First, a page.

In answer to your questions, I've been accumulating lots of LED fixtures from superbright.com and other retailers. When finished, my trailer will be a virtual beacon. I even have outdoor LEDs to go around the dog enclosures. I do not have a furnace but will eventually add this. I'd like to go electric with the heater if the solar panel will support one. In the mean time, I'm going to use use my Coleman Fat Cat propane heater. My other electrical draw will be my computer, which I use extensively for work and entertainment purposes. I want to use the laptop as a TV monitor as well. I'd also like to run some computer speakers and an IPOD docking station. My battery is a Marine Deep Cycle group 27 battery.

My brother has an 80 watt panel that I tapped into one week when I was camping and working on report cards out in the desert. I worked on the laptop for 6 hour stretches at a time and kept needing to recharge it. After using the solar panel to recharge the laptop, my brother was only left with 1.5 hours of energy to light his trailer and watch TV. While I'm aware that 120 watts may be overkill, I don't want to feel like my normal activities and work habits will be restricted while boondocking, but I also don't want to spend $1300 for a solar system and all the accoutrements. With the generous help from people like you and others on this website, I hope to learn what I should purchase that will meet my needs in a cost effective manner.
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Old 05-31-2009, 10:12 AM   #23
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you also might want to consider jumping up (?) :-P to the wally world group 29 at 125aH.. it's only 90 bones.

I got one the other day, it does just barely squeeze into a group 27 box as advertised and it is heavy, but not so heavy that I can't lift it.
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Old 05-31-2009, 07:47 PM   #24
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Thank you, Gina, for clarifying what kind of panels they are. They looked like multicrystalline to me but the website did not make that apparent.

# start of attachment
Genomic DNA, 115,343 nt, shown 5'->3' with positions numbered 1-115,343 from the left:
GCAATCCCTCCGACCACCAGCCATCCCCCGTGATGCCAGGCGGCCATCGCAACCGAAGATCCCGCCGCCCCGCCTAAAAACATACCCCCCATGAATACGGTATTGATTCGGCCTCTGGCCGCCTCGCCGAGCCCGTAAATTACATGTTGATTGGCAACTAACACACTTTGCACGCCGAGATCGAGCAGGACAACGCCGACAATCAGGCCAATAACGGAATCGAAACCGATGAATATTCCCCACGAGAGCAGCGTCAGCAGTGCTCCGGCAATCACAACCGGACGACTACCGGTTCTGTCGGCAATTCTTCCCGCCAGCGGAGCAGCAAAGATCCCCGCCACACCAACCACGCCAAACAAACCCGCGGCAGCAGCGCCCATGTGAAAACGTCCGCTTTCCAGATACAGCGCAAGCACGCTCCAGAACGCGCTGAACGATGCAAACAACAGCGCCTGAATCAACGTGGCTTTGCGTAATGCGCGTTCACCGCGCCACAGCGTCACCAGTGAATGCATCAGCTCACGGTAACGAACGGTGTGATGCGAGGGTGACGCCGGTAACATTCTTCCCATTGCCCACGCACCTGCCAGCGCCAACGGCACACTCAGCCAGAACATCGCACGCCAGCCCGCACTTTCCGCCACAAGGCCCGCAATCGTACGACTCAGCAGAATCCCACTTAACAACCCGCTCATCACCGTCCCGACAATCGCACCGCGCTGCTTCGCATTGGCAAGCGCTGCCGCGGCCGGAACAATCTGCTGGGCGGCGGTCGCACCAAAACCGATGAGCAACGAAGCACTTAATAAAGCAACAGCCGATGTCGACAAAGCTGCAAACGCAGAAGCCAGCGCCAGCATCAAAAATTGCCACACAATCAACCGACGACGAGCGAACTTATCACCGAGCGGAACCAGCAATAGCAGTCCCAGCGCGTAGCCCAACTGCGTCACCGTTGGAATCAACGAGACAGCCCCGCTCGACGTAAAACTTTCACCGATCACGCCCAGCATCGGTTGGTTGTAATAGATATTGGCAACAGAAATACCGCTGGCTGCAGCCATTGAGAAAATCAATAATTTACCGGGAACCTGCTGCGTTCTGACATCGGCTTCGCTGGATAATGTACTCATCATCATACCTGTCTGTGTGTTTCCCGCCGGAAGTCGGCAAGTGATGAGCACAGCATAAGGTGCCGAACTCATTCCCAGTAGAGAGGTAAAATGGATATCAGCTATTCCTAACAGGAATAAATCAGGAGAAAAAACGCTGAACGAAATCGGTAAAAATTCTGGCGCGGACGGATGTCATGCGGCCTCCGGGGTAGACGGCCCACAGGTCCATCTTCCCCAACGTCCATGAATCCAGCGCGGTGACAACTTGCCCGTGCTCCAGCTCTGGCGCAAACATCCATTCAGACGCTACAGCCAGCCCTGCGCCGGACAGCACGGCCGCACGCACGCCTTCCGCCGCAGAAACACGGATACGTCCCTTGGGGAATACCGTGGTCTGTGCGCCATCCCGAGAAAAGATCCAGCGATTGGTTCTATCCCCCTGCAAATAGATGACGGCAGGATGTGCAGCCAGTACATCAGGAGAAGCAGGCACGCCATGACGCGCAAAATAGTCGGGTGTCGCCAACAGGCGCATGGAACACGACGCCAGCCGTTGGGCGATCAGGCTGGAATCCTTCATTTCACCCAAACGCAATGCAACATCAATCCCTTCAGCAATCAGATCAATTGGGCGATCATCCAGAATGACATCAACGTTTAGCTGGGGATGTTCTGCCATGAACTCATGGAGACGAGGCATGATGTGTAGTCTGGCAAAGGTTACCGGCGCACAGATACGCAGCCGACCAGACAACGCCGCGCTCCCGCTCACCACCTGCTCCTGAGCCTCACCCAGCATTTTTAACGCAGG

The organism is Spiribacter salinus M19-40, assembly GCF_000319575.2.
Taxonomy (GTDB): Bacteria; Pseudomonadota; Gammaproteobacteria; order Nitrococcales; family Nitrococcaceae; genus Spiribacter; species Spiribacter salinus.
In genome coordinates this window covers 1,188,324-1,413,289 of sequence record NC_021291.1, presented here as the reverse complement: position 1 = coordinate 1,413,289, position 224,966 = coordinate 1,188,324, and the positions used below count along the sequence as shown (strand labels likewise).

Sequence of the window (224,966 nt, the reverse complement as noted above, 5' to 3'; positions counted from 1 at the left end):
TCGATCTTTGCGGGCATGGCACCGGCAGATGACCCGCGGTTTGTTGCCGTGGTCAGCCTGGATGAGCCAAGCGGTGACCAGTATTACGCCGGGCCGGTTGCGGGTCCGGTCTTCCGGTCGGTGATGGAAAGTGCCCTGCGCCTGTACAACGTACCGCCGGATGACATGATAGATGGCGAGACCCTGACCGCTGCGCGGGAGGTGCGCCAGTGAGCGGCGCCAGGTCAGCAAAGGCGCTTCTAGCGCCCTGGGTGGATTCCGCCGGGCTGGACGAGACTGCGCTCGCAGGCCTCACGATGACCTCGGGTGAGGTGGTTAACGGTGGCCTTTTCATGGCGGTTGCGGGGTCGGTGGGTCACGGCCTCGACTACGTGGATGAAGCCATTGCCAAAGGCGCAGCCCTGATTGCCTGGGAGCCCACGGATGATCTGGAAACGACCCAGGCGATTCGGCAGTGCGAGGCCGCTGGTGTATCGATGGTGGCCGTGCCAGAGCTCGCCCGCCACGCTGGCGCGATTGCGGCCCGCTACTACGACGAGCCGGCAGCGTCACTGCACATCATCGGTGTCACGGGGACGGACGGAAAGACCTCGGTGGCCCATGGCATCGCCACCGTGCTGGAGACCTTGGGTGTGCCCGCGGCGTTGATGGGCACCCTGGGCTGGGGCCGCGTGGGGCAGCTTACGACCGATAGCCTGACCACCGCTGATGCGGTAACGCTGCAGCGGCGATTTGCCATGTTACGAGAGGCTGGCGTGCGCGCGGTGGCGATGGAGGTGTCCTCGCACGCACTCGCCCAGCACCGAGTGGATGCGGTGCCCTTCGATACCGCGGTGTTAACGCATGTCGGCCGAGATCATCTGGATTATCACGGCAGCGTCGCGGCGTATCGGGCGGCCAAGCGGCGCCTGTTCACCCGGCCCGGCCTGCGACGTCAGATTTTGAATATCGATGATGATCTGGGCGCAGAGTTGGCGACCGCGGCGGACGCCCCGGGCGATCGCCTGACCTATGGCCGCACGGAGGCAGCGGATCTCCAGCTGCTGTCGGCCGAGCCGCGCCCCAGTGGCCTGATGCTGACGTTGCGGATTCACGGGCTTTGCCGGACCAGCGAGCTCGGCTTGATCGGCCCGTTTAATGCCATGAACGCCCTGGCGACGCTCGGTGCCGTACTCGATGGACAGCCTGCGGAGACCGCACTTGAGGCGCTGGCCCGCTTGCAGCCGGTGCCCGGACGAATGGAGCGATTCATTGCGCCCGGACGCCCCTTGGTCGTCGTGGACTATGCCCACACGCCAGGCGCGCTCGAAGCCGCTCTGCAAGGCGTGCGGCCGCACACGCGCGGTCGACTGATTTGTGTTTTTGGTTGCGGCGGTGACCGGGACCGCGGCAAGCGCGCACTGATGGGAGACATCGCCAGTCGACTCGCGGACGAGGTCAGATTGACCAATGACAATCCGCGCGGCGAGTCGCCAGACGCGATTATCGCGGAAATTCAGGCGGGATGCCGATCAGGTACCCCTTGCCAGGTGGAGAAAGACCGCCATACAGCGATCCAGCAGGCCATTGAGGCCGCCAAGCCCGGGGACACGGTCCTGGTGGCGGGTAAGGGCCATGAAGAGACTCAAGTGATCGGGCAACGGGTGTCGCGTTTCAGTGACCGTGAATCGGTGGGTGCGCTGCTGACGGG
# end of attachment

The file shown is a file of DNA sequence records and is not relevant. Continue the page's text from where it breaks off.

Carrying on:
Bill,

In answer to your questions, I've been accumulating lots of LED fixtures from superbright.com and other retailers. When finished, my trailer will be a virtual beacon. I even have outdoor LEDs to go around the dog enclosures. I do not have a furnace but will eventually add this. I'd like to go electric with the heater if the solar panel will support one. In the mean time, I'm going to use use my Coleman Fat Cat propane heater. My other electrical draw will be my computer, which I use extensively for work and entertainment purposes. I want to use the laptop as a TV monitor as well. I'd also like to run some computer speakers and an IPOD docking station. My battery is a Marine Deep Cycle group 27 battery.
Hi Lisa,
The incandescant light bulbs you are in the process of eliminating draw somewhere around 7 Watts each, but a small electric heater typically draws at least 1500 watts so you may not have room on the roof of your trailer for enough panels to run that one and your axle probably wouldn't support the weight of all the batteries you would need. Stick with propane for heating and cooking. The computer and TV are OK. I went with 115 Watt hoping that it will do the job even on overcast days with it mounted flat on the roof(inefficient position). BTW I think solar and cost efficient may not be compatible.